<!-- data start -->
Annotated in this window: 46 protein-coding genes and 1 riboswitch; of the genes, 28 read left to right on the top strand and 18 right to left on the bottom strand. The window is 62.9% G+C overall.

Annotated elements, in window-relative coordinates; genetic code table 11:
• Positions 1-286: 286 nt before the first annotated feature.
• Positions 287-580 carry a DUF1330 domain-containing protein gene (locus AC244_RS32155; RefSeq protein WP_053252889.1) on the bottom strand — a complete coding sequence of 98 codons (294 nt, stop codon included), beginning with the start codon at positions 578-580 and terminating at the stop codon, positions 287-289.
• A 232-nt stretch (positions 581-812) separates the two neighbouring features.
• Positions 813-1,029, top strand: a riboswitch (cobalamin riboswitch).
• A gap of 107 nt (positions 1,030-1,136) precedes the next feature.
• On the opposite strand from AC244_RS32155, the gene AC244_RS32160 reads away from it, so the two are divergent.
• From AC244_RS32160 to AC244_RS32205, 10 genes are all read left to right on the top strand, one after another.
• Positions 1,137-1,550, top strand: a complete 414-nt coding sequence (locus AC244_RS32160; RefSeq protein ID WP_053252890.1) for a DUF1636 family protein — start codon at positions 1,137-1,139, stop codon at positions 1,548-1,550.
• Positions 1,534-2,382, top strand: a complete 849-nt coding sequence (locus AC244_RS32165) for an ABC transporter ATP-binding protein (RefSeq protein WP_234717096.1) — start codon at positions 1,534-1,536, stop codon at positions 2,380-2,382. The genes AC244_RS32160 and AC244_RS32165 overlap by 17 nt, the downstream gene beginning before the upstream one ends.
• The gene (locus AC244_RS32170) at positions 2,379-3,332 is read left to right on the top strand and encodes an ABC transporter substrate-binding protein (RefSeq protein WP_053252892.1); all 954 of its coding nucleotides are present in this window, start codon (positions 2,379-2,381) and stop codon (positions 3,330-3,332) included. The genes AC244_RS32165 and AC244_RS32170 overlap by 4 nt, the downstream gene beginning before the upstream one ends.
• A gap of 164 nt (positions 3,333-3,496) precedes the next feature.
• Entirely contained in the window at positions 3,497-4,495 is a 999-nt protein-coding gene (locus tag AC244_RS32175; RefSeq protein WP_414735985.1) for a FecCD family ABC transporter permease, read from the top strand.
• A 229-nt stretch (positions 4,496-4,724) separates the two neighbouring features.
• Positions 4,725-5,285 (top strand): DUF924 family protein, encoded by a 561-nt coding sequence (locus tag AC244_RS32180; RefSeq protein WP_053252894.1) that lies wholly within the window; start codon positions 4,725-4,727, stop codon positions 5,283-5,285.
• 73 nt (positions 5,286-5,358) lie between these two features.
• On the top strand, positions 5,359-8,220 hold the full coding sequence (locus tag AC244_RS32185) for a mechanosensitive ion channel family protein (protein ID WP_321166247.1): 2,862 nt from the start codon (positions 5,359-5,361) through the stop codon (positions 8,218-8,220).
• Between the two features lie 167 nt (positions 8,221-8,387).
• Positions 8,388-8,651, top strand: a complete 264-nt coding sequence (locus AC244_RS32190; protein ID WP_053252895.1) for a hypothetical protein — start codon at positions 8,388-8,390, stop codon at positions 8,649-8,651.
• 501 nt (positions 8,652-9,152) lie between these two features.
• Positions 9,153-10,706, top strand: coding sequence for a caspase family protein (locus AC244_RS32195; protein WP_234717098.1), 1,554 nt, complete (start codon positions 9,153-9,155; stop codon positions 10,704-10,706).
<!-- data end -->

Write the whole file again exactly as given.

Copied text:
Annotated in this window: 46 protein-coding genes and 1 riboswitch; of the genes, 28 read left to right on the top strand and 18 right to left on the bottom strand. The window is 62.9% G+C overall.

Annotated elements, in window-relative coordinates; genetic code table 11:
• Positions 1-286: 286 nt before the first annotated feature.
• Positions 287-580 carry a DUF1330 domain-containing protein gene (locus AC244_RS32155; RefSeq protein WP_053252889.1) on the bottom strand — a complete coding sequence of 98 codons (294 nt, stop codon included), beginning with the start codon at positions 578-580 and terminating at the stop codon, positions 287-289.
• A 232-nt stretch (positions 581-812) separates the two neighbouring features.
• Positions 813-1,029, top strand: a riboswitch (cobalamin riboswitch).
• A gap of 107 nt (positions 1,030-1,136) precedes the next feature.
• On the opposite strand from AC244_RS32155, the gene AC244_RS32160 reads away from it, so the two are divergent.
• From AC244_RS32160 to AC244_RS32205, 10 genes are all read left to right on the top strand, one after another.
• Positions 1,137-1,550, top strand: a complete 414-nt coding sequence (locus AC244_RS32160; RefSeq protein ID WP_053252890.1) for a DUF1636 family protein — start codon at positions 1,137-1,139, stop codon at positions 1,548-1,550.
• Positions 1,534-2,382, top strand: a complete 849-nt coding sequence (locus AC244_RS32165) for an ABC transporter ATP-binding protein (RefSeq protein WP_234717096.1) — start codon at positions 1,534-1,536, stop codon at positions 2,380-2,382. The genes AC244_RS32160 and AC244_RS32165 overlap by 17 nt, the downstream gene beginning before the upstream one ends.
• The gene (locus AC244_RS32170) at positions 2,379-3,332 is read left to right on the top strand and encodes an ABC transporter substrate-binding protein (RefSeq protein WP_053252892.1); all 954 of its coding nucleotides are present in this window, start codon (positions 2,379-2,381) and stop codon (positions 3,330-3,332) included. The genes AC244_RS32165 and AC244_RS32170 overlap by 4 nt, the downstream gene beginning before the upstream one ends.
• A gap of 164 nt (positions 3,333-3,496) precedes the next feature.
• Entirely contained in the window at positions 3,497-4,495 is a 999-nt protein-coding gene (locus tag AC244_RS32175; RefSeq protein WP_414735985.1) for a FecCD family ABC transporter permease, read from the top strand.
• A 229-nt stretch (positions 4,496-4,724) separates the two neighbouring features.
• Positions 4,725-5,285 (top strand): DUF924 family protein, encoded by a 561-nt coding sequence (locus tag AC244_RS32180; RefSeq protein WP_053252894.1) that lies wholly within the window; start codon positions 4,725-4,727, stop codon positions 5,283-5,285.
• 73 nt (positions 5,286-5,358) lie between these two features.
• On the top strand, positions 5,359-8,220 hold the full coding sequence (locus tag AC244_RS32185) for a mechanosensitive ion channel family protein (protein ID WP_321166247.1): 2,862 nt from the start codon (positions 5,359-5,361) through the stop codon (positions 8,218-8,220).
• Between the two features lie 167 nt (positions 8,221-8,387).
• Positions 8,388-8,651, top strand: a complete 264-nt coding sequence (locus AC244_RS32190; protein ID WP_053252895.1) for a hypothetical protein — start codon at positions 8,388-8,390, stop codon at positions 8,649-8,651.
• 501 nt (positions 8,652-9,152) lie between these two features.
• Positions 9,153-10,706, top strand: coding sequence for a caspase family protein (locus AC244_RS32195; protein WP_234717098.1), 1,554 nt, complete (start codon positions 9,153-9,155; stop codon positions 10,704-10,706).